Brazil’s government is scrambling to clear truck blockades of Bolsonaro supporters
SAO PAULO, Reuters – Brazilian authorities on Tuesday sought to ease blockades on trucks protesting the country’s presidential election results after signs they were disrupting fuel distribution, meat production and the ability to ship grain to a port.
The blockades were first reported on Sunday spreading demonstrations by truckers and other supporters of Brazilian President Jair Bolsonaro, challenging him narrow election loss leftist Luis Inacio Lula da Silva.
Truckers, one of Bolsonaro’s key constituencies and who have benefited from his policy of lowering fuel prices, have previously crippled Brazil’s economy by blocking highways in recent years.
Some truckers have called for military intervention to keep Bolsonaro in power. The president gave it brief statement Tuesday afternoon, the first since Sunday’s vote, and said the protests reflected dissatisfaction with the electoral process, but said he would uphold the constitution, which provides for a January 1 transition.
Bolsonaro did not concede defeat, but his chief of staff said his team would begin the process of transitioning Lula’s government.
Bolsonaro said in his speech speech that protesters should refrain from destroying property or “obstructing the right to come and go” but were not told to go home.
The country’s infrastructure ministry said in a statement late in the day that it was asking for “support” from protesters to avoid supply shortages.
“We are working to resume the free movement of people and vehicles as soon as possible. As well as ensuring the right of way for our people to come and go, it is important to keep essential services and road transport running.” said the ministry.
By Tuesday evening, the federal highway police said, protesters were partially or completely blocking highways in about 190 locations, but that was slightly less than the number of jams earlier. About 419 roadblocks have been cleared, police said.
Earlier, protesters blocked the main access road to the important grain export port of Paranagua for a second day.
Meanwhile, poultry and pork processors may have to stop slaughtering at some locations as early as Wednesday, the source said.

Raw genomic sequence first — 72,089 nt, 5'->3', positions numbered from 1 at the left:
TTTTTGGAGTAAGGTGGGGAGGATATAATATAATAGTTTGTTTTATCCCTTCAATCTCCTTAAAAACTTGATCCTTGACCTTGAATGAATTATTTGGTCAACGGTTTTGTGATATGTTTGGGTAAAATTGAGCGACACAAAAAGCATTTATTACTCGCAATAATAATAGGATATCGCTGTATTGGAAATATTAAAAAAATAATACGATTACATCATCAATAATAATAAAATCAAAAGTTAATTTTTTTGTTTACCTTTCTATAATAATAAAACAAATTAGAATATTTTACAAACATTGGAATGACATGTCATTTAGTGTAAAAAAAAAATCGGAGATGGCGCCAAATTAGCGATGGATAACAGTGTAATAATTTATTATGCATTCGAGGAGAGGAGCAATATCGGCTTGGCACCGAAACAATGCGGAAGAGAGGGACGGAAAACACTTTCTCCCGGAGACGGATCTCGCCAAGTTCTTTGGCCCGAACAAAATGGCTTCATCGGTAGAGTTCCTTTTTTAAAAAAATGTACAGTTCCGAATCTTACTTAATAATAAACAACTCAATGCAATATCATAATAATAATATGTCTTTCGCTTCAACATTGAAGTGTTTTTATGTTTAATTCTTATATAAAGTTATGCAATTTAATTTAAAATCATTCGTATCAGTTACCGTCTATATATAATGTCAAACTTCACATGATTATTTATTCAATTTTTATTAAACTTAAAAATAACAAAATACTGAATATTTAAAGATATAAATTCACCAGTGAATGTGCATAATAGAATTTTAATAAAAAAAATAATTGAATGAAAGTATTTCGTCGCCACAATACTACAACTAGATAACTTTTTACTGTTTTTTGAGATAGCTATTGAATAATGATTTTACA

In Santa Catarina, one of the states hardest hit by the protests, there have been disruptions to the delivery of animals for slaughter and to markets, according to the local pork lobby.
Fuel distribution was in a “critical situation”, said Valeria Lima, downstream director of energy lobby IBP, adding that she believed the government should set up a crisis committee to deal with the protesters.
The IBP said there was a high risk of fuel shortages in Santa Catarina and Paran, and possible outages in Sao Paulo, Brazil’s richest state.
course (RAIL3.SA)A major railroad company told Reuters that the protests had reduced the number of trucks at some of its terminals, while there were some disruptions to rail sections in Morretes, Paraná, and Joinville, Santa Catarina.
Mato Grosso, Brazil’s biggest grain producer, was hit hardest by roadblocks that began after polls closed on Sunday, police data showed, with at least 25 blockades or partial blockades as of Tuesday afternoon.
Authorities at the port of Santos, Latin America’s largest port, reiterated in the afternoon that everything remained normal because the protests had not disrupted its land-based operations.
Reporting by Ana Mano, Andre Romani, Marta Nogueira and Nayara Figueiredo Editing by Alistair Bell, Rosalba O’Brien and Leslie Adler
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